Top 5 mistakes investors make which can hurt them

Jul 28, 2017
Advisers have a unique view into how investors can hurt themselves.

France based asset management firm Natixis Global Asset Management surveyed 2,550 financial professionals globally in July 2016 to understand the contemporary attitudes and needs of investors and advisers to the financial services industry. Advisors from the Americas, Asia, Europe, and the Middle East participated in the survey. While the survey did not include views of Indian investors and advisers, the results are universal in nature.

As a professional managing a book of business with hundreds of clients, each financial adviser has a unique view into the day-to-day behaviors of individual investors. Here are investors top 5 mistakes identified by advisers:

Making emotional decisions is the number-one investor mistake. Next, they point to unrealistic return expectations, focusing too much on short-term noise, followed by failing to have a plan, and not understanding their own risk tolerance. It is these human factors that may hurt investors most, and they may not recognize the impact of their behaviors.

The survey found that few investors recognize that they could be making the very same mistake advisers say can hurt them most. For example, more than half of the investors surveyed (56%) say they struggle with making emotional decisions when market shocks occur, but only 29% believed they could have a better chance of succeeding if they were able to stop making emotional decisions. Compounding this problem is the large number of investors who may be making two more of the mistakes cited by advisers: not setting goals and not making plans. Globally, the survey found that 51% of investors say they have no clear financial goals and 63% report that they have no financial plans.

Getting at the goals

Advisory firms across the globe recognize the need to get investors focused on personal goals and have introduced models that are more likely to resemble those from financial planners than traditional investment management. Investors appear to be open to a move toward goals-based investing in concept, but advisers realize that there are some significant pitfalls in its execution.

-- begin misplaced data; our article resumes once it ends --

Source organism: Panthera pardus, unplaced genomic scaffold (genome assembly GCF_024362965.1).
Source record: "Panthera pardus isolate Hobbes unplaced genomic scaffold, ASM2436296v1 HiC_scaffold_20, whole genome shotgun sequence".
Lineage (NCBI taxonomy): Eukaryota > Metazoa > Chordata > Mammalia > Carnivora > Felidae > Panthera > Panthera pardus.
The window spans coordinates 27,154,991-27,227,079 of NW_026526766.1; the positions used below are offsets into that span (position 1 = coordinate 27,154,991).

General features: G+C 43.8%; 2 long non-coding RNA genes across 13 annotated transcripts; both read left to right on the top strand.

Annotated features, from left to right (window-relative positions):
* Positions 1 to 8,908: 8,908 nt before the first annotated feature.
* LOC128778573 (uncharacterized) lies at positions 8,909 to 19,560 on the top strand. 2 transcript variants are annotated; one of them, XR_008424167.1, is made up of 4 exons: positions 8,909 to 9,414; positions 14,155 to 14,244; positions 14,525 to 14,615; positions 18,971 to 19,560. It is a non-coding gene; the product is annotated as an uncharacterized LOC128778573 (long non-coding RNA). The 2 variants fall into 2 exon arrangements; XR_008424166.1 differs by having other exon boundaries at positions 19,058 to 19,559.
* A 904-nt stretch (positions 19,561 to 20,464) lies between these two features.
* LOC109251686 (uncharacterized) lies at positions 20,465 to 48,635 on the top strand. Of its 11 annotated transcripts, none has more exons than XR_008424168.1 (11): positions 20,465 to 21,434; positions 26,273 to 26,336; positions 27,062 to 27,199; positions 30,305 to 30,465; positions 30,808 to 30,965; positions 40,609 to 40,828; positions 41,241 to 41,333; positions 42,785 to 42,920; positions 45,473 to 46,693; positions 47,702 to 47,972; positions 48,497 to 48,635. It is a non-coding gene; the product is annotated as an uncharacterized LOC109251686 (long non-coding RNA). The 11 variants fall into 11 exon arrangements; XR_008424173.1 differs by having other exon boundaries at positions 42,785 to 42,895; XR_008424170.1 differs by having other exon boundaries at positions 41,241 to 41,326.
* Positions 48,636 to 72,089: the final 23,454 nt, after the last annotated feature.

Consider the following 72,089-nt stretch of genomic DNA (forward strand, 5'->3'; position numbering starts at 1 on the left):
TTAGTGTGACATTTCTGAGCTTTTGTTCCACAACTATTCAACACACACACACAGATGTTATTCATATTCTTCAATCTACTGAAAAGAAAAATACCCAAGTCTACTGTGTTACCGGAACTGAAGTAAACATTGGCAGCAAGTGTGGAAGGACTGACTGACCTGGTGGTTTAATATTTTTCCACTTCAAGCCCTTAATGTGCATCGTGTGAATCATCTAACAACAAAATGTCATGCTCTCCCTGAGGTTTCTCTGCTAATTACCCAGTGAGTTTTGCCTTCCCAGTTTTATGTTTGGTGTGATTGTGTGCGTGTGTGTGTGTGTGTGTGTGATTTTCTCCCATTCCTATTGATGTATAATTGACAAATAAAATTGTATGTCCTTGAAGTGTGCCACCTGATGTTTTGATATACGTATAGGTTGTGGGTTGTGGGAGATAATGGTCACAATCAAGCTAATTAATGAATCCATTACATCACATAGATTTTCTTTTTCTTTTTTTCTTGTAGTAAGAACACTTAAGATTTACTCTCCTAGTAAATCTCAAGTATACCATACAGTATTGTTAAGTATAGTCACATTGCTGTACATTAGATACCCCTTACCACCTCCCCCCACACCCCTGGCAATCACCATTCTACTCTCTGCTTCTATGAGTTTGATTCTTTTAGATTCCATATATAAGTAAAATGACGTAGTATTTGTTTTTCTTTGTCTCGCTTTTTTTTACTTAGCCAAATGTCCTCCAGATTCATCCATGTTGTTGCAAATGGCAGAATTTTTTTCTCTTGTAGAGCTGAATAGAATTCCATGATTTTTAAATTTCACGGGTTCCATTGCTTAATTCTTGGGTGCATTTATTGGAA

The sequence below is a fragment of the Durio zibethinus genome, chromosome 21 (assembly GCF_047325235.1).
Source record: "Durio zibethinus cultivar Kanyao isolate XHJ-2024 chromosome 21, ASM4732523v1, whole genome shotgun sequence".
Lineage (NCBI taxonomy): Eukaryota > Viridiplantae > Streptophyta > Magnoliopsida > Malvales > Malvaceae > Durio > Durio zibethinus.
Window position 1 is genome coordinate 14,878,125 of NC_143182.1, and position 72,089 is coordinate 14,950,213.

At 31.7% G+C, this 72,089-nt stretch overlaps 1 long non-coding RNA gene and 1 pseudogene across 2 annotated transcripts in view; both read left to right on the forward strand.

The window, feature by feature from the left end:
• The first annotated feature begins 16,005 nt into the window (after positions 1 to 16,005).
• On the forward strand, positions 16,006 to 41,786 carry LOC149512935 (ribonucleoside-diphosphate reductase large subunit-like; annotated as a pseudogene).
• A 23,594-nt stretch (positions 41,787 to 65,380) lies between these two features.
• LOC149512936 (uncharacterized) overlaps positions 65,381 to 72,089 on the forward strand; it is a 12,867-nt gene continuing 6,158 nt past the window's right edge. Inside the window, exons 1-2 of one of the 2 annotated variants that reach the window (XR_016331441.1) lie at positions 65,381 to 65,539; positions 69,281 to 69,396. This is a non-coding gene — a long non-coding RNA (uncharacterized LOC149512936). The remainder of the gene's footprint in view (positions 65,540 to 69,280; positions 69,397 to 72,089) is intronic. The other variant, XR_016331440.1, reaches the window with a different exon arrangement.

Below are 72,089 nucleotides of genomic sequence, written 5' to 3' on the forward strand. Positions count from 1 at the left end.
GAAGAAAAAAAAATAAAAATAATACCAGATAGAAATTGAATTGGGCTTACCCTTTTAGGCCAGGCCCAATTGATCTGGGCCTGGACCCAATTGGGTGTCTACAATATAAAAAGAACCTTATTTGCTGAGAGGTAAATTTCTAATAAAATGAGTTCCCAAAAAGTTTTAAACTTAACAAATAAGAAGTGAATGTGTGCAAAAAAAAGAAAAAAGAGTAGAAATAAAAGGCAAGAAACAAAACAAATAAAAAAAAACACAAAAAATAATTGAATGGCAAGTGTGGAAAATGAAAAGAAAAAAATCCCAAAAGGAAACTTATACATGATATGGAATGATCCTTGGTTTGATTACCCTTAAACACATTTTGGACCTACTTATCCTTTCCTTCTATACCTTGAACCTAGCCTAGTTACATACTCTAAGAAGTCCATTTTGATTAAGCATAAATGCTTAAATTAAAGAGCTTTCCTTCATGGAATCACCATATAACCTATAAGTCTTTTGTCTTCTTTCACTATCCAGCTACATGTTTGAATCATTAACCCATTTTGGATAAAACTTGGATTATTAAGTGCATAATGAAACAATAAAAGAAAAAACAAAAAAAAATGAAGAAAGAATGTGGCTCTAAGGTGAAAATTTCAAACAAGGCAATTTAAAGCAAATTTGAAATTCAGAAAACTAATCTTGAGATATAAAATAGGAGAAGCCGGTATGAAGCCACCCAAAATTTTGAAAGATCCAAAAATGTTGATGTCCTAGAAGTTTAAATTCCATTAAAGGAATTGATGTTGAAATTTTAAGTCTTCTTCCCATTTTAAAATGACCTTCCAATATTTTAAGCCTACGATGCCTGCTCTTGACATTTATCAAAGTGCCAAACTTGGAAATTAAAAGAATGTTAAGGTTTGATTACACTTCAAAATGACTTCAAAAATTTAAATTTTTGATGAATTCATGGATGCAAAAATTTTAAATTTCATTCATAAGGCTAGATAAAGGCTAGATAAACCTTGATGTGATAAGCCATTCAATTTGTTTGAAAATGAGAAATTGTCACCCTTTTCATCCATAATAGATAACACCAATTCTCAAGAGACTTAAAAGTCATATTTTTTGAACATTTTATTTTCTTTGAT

Despite their lack of clear goals and well-defined financial plans, investors say they are open to a goals-focused approach that could get them off a market performance treadmill. More than seven in ten investors said they would be happy to achieve their goals over a one-year period even if it meant they underperformed the market. While this is good news, advisers understand how human nature and investor behavior can thwart goals-based investing efforts.

From the adviser’s perspective, this shift from looking to the market as a benchmark to focusing on personal goals leaves investors open to emotional decisions. The top problem according to 59% of advisers is managing clients’ return expectations. This could be particularly problematic when markets are on the upswing and investors do not capture the same level of returns. On the downside, advisers see the second biggest problem: clients’ ability to maintain focus in volatile markets (48%). Beyond client behavior, the next set of considerations is related to their ability to effectively implement goals-based investments on behalf of their clients.

On their side of the equation, advisers believe it is difficult to translate goals-based plans into investment strategy (31%). Some worry about the accuracy of current risk profiling tools, while others believe that personalized performance reporting and benchmarking may be lacking. Among all of the issues that Natixis asked advisers about on this subject, they are least worried about setting a fee for planning services.

Edited excerpts from 2016 global survey of financial advisers.  

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